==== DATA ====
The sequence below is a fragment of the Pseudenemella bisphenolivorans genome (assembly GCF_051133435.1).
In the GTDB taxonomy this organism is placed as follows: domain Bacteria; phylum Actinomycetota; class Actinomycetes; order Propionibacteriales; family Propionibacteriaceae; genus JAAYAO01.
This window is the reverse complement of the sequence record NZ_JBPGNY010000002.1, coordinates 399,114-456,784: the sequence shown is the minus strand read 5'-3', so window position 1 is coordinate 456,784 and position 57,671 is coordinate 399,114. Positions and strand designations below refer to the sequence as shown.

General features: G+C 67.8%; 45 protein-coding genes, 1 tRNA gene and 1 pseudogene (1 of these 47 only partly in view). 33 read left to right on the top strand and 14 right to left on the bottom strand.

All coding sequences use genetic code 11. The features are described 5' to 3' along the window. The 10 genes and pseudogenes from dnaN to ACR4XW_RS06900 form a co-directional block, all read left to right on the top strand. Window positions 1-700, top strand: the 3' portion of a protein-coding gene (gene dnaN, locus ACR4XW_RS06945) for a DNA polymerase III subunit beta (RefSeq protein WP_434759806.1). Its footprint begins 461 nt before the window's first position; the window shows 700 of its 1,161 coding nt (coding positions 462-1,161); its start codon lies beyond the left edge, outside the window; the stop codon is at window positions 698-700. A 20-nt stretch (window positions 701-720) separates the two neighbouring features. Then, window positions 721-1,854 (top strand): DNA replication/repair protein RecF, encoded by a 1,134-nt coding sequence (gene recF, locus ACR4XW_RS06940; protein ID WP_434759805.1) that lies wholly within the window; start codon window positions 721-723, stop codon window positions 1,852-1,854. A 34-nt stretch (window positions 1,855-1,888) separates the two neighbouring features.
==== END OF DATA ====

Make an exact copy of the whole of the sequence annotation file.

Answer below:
The sequence below is a fragment of the Pseudenemella bisphenolivorans genome (assembly GCF_051133435.1).
In the GTDB taxonomy this organism is placed as follows: domain Bacteria; phylum Actinomycetota; class Actinomycetes; order Propionibacteriales; family Propionibacteriaceae; genus JAAYAO01.
This window is the reverse complement of the sequence record NZ_JBPGNY010000002.1, coordinates 399,114-456,784: the sequence shown is the minus strand read 5'-3', so window position 1 is coordinate 456,784 and position 57,671 is coordinate 399,114. Positions and strand designations below refer to the sequence as shown.

General features: G+C 67.8%; 45 protein-coding genes, 1 tRNA gene and 1 pseudogene (1 of these 47 only partly in view). 33 read left to right on the top strand and 14 right to left on the bottom strand.

All coding sequences use genetic code 11. The features are described 5' to 3' along the window. The 10 genes and pseudogenes from dnaN to ACR4XW_RS06900 form a co-directional block, all read left to right on the top strand. Window positions 1-700, top strand: the 3' portion of a protein-coding gene (gene dnaN, locus ACR4XW_RS06945) for a DNA polymerase III subunit beta (RefSeq protein WP_434759806.1). Its footprint begins 461 nt before the window's first position; the window shows 700 of its 1,161 coding nt (coding positions 462-1,161); its start codon lies beyond the left edge, outside the window; the stop codon is at window positions 698-700. A 20-nt stretch (window positions 701-720) separates the two neighbouring features. Then, window positions 721-1,854 (top strand): DNA replication/repair protein RecF, encoded by a 1,134-nt coding sequence (gene recF, locus ACR4XW_RS06940; protein ID WP_434759805.1) that lies wholly within the window; start codon window positions 721-723, stop codon window positions 1,852-1,854. A 34-nt stretch (window positions 1,855-1,888) separates the two neighbouring features.